Pension Plans:

Possible Effects of Requiring Employers To Make Contributions Sooner

HRD-88-28: Published: Oct 30, 1987. Publicly Released: Dec 1, 1987.

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In response to a congressional request, GAO determined the effects of the administration's proposal to change the timing of employers' contributions to their single-employer pension benefit plans.

GAO found that: (1) 64 percent of the 6,100 employers would have to change their contribution practices to meet the proposed requirements; (2) 50 percent said that the proposal would have a negative effect on their business; (3) the most frequently cited concern was that the proposal would increase administrative costs and require changes in cash management; and (4) 70 percent of the plans were overfunded by 10 percent or more, the level of funding the administration suggested was adequate to provide security for participants and the insurance program in case of plan termination.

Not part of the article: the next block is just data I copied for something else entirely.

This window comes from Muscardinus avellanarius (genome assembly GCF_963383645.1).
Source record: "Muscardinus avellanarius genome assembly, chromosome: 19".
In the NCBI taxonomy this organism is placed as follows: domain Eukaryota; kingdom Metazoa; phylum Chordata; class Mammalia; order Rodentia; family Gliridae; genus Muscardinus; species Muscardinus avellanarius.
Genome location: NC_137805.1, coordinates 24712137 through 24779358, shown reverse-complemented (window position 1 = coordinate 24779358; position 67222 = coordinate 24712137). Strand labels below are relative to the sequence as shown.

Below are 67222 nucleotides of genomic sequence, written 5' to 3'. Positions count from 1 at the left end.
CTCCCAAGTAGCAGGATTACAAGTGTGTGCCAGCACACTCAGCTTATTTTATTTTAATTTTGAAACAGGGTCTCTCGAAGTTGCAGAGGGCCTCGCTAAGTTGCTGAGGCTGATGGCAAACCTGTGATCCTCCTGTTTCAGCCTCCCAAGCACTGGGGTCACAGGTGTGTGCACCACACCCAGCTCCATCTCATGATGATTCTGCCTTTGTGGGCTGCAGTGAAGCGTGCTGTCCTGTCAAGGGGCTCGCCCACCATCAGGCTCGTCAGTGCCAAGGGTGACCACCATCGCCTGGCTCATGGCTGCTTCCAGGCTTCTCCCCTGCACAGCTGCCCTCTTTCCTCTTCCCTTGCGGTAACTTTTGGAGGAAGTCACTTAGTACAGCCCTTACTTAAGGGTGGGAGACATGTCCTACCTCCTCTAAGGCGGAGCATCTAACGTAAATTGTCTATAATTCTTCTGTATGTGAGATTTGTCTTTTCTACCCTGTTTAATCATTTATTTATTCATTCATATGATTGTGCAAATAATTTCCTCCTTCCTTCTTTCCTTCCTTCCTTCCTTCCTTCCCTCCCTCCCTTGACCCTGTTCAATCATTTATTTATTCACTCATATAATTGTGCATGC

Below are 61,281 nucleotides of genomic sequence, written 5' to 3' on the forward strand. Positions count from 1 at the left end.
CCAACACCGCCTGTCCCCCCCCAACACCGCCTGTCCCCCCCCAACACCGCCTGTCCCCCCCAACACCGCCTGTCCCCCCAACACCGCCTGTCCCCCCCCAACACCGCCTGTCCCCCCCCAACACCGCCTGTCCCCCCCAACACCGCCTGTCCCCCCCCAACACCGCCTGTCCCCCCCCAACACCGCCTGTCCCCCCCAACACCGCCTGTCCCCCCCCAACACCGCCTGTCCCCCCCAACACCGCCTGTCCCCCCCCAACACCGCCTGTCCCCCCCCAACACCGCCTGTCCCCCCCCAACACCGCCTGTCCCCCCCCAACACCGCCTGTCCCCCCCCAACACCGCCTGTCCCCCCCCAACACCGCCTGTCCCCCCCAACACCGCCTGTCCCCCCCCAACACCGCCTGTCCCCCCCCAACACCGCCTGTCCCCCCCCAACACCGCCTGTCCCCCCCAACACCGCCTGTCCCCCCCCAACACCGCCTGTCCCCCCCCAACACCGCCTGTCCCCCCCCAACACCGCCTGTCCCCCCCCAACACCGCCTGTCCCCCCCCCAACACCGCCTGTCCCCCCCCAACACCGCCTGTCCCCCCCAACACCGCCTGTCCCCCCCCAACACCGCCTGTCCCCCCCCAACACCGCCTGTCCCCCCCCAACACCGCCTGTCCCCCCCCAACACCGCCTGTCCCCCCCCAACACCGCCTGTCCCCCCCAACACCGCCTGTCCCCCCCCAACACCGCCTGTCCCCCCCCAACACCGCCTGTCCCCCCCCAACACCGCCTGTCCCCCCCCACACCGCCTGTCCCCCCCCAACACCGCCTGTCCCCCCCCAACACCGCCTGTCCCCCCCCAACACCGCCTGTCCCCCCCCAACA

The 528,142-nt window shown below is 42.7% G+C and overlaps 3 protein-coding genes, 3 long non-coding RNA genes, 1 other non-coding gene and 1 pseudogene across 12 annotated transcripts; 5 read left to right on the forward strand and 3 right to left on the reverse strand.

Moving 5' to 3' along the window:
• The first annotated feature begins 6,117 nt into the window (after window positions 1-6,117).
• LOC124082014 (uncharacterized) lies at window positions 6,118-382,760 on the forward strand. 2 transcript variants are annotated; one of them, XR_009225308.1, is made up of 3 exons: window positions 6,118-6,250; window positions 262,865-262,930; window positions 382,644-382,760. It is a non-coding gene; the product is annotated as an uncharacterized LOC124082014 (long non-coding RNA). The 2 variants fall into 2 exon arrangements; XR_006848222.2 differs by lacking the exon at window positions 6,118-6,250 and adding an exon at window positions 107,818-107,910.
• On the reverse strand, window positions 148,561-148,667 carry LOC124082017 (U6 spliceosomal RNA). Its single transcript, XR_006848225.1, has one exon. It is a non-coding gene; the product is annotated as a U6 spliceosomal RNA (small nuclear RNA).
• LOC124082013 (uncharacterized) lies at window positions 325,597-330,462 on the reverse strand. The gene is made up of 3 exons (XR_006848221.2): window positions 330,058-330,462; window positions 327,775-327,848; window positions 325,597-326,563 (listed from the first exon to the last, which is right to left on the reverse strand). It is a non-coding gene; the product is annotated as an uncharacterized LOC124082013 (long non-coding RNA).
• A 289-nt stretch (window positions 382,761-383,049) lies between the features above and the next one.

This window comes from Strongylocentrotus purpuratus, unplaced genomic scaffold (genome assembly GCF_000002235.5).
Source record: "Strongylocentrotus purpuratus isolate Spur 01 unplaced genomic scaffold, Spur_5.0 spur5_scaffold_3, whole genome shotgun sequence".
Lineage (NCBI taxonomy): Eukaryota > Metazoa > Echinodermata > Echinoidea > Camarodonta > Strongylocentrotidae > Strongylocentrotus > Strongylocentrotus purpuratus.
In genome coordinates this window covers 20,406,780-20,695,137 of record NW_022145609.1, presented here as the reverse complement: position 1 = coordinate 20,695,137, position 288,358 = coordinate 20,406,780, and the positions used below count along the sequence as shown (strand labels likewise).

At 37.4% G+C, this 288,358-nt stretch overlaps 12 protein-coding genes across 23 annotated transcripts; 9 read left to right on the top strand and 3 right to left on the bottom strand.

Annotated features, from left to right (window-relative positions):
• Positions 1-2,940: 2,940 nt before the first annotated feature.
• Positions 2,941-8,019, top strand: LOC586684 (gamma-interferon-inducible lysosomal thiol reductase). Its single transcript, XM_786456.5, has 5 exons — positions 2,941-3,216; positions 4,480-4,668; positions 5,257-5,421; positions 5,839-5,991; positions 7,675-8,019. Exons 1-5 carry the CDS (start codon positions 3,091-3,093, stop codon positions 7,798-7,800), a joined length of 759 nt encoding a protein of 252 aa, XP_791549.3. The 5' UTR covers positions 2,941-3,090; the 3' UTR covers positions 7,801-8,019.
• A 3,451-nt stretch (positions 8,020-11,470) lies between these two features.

Matter for Congressional Consideration

  1. Status: Closed - Implemented

    Comments: The Pension Protection Act, as part of the Omnibus Budget Reconciliation Act enacted on December 22, 1987, changed existing law to require employers to make contributions required for 1 year in four installments, with the total contribution due 8.5 months after the end of the plan year.

    Matter: In debating legislation that would amend the Employee Retirement Income Security Act to require employers to pay contributions sooner, Congress should consider limiting the requirement to employers sponsoring plans that do not have a sufficient funding level to provide security for participants' benefits and to protect the insurance program from claims.

 

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